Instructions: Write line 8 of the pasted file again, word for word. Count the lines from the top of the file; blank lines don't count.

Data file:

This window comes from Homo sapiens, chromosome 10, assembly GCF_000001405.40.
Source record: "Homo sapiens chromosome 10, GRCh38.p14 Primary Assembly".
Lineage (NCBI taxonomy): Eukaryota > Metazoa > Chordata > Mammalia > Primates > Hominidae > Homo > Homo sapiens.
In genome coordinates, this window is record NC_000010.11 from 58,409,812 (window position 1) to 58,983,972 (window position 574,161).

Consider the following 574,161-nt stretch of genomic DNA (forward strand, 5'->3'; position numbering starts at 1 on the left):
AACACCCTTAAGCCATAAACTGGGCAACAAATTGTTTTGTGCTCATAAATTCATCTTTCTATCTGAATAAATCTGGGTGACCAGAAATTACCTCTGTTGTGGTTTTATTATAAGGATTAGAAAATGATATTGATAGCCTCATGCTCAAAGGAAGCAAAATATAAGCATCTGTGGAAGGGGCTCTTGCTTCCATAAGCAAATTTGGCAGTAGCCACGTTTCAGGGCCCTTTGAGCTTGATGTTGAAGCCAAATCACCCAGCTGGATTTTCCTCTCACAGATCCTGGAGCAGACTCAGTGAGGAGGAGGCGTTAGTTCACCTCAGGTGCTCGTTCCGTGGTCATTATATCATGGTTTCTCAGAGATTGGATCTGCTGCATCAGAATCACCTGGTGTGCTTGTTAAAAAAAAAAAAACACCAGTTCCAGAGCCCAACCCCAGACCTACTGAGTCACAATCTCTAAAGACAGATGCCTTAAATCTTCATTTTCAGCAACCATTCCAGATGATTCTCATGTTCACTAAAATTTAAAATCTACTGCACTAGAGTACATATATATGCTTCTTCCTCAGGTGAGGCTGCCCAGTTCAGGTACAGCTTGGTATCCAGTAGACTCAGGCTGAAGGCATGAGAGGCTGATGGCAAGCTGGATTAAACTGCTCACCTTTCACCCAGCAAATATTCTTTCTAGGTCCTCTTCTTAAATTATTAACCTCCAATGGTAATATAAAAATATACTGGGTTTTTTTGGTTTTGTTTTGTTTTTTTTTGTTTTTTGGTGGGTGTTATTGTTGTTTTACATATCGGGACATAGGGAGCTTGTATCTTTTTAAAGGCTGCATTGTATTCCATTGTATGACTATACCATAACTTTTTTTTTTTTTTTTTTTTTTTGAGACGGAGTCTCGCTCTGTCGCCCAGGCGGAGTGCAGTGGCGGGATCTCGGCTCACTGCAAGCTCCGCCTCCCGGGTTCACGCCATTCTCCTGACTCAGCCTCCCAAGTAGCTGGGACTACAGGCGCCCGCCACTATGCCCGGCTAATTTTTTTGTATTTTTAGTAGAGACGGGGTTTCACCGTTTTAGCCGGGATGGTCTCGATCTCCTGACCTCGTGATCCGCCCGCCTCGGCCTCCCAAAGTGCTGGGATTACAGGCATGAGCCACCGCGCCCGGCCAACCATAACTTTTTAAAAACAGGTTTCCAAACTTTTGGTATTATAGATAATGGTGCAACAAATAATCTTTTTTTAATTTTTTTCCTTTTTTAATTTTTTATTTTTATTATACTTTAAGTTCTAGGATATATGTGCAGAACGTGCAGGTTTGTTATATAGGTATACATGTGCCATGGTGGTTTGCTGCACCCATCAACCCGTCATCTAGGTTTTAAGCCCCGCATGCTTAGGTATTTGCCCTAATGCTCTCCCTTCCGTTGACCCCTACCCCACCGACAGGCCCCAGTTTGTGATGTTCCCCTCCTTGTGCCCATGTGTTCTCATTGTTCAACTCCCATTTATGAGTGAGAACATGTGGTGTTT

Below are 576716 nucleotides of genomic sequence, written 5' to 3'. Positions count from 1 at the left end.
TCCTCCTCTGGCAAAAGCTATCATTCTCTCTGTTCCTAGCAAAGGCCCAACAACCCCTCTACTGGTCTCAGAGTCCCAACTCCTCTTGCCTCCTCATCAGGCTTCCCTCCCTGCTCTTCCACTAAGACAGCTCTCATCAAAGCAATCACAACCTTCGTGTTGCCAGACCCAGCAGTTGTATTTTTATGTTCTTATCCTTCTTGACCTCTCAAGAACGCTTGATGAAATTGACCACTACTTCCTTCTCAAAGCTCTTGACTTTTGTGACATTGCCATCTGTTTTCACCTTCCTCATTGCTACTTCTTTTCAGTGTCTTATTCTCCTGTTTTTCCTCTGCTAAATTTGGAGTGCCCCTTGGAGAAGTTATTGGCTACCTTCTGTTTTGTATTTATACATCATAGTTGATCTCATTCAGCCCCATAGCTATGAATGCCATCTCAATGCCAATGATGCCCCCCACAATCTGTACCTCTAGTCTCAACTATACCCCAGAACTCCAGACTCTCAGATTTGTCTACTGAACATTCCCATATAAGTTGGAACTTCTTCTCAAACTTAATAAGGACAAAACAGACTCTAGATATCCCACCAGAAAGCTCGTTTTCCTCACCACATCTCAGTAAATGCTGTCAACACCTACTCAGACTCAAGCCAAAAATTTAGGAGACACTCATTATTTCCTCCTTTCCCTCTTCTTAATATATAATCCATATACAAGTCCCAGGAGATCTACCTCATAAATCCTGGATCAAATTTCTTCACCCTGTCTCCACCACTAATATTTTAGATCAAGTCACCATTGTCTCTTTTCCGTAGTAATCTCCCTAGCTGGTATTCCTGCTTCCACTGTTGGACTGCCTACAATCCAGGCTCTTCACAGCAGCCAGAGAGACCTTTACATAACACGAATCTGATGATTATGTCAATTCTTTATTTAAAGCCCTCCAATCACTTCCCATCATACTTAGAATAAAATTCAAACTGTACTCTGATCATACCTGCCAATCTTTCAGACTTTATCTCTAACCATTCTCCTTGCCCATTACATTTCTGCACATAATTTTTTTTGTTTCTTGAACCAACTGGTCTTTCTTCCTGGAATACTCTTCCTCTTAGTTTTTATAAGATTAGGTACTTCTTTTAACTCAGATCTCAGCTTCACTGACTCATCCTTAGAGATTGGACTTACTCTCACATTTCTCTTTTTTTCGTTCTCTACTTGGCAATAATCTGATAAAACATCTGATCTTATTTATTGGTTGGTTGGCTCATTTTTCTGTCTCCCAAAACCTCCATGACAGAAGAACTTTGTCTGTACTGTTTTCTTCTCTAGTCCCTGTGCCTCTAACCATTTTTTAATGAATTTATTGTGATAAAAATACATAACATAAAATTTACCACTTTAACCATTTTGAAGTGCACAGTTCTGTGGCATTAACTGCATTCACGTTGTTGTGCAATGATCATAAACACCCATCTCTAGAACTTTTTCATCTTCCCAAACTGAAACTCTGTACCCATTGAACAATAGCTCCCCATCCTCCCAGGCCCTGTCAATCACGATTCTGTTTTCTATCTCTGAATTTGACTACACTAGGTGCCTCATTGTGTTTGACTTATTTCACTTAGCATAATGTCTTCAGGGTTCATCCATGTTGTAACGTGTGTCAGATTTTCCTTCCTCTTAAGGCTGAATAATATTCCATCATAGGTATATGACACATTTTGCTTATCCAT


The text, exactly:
TCCTCCTCTGGCAAAAGCTATCATTCTCTCTGTTCCTAGCAAAGGCCCAACAACCCCTCTACTGGTCTCAGAGTCCCAACTCCTCTTGCCTCCTCATCAGGCTTCCCTCCCTGCTCTTCCACTAAGACAGCTCTCATCAAAGCAATCACAACCTTCGTGTTGCCAGACCCAGCAGTTGTATTTTTATGTTCTTATCCTTCTTGACCTCTCAAGAACGCTTGATGAAATTGACCACTACTTCCTTCTCAAAGCTCTTGACTTTTGTGACATTGCCATCTGTTTTCACCTTCCTCATTGCTACTTCTTTTCAGTGTCTTATTCTCCTGTTTTTCCTCTGCTAAATTTGGAGTGCCCCTTGGAGAAGTTATTGGCTACCTTCTGTTTTGTATTTATACATCATAGTTGATCTCATTCAGCCCCATAGCTATGAATGCCATCTCAATGCCAATGATGCCCCCCACAATCTGTACCTCTAGTCTCAACTATACCCCAGAACTCCAGACTCTCAGATTTGTCTACTGAACATTCCCATATAAGTTGGAACTTCTTCTCAAACTTAATAAGGACAAAACAGACTCTAGATATCCCACCAGAAAGCTCGTTTTCCTCACCACATCTCAGTAAATGCTGTCAACACCTACTCAGACTCAAGCCAAAAATTTAGGAGACACTCATTATTTCCTCCTTTCCCTCTTCTTAATATATAATCCATATACAAGTCCCAGGAGATCTACCTCATAAATCCTGGATCAAATTTCTTCACCCTGTCTCCACCACTAATATTTTAGATCAAGTCACCATTGTCTCTTTTCCGTAGTAATCTCCCTAGCTGGTATTCCTGCTTCCACTGTTGGACTGCCTACAATCCAGGCTCTTCACAGCAGCCAGAGAGACCTTTACATAACACGAATCTGATGATTATGTCAATTCTTTATTTAAAGCCCTCCAATCACTTCCCATCATACTTAGAATAAAATTCAAACTGTACTCTGATCATACCTGCCAATCTTTCAGACTTTATCTCTAACCATTCTCCTTGCCCATTACATTTCTGCACATAATTTTTTTTGTTTCTTGAACCAACTGGTCTTTCTTCCTGGAATACTCTTCCTCTTAGTTTTTATAAGATTAGGTACTTCTTTTAACTCAGATCTCAGCTTCACTGACTCATCCTTAGAGATTGGACTTACTCTCACATTTCTCTTTTTTTCGTTCTCTACTTGGCAATAATCTGATAAAACATCTGATCTTATTTATTGGTTGGTTGGCTCATTTTTCTGTCTCCCAAAACCTCCATGACAGAAGAACTTTGTCTGTACTGTTTTCTTCTCTAGTCCCTGTGCCTCTAACCATTTTTTAATGAATTTATTGTGATAAAAATACATAACATAAAATTTACCACTTTAACCATTTTGAAGTGCACAGTTCTGTGGCATTAACTGCATTCACGTTGTTGTGCAATGATCATAAACACCCATCTCTAGAACTTTTTCATCTTCCCAAACTGAAACTCTGTACCCATTGAACAATAGCTCCCCATCCTCCCAGGCCCTGTCAATCACGATTCTGTTTTCTATCTCTGAATTTGACTACACTAGGTGCCTCATTGTGTTTGACTTATTTCACTTAGCATAATGTCTTCAGGGTTCATCCATGTTGTAACGTGTGTCAGATTTTCCTTCCTCTTAAGGCTGAATAATATTCCATCATAGGTATATGACACATTTTGCTTATCCAT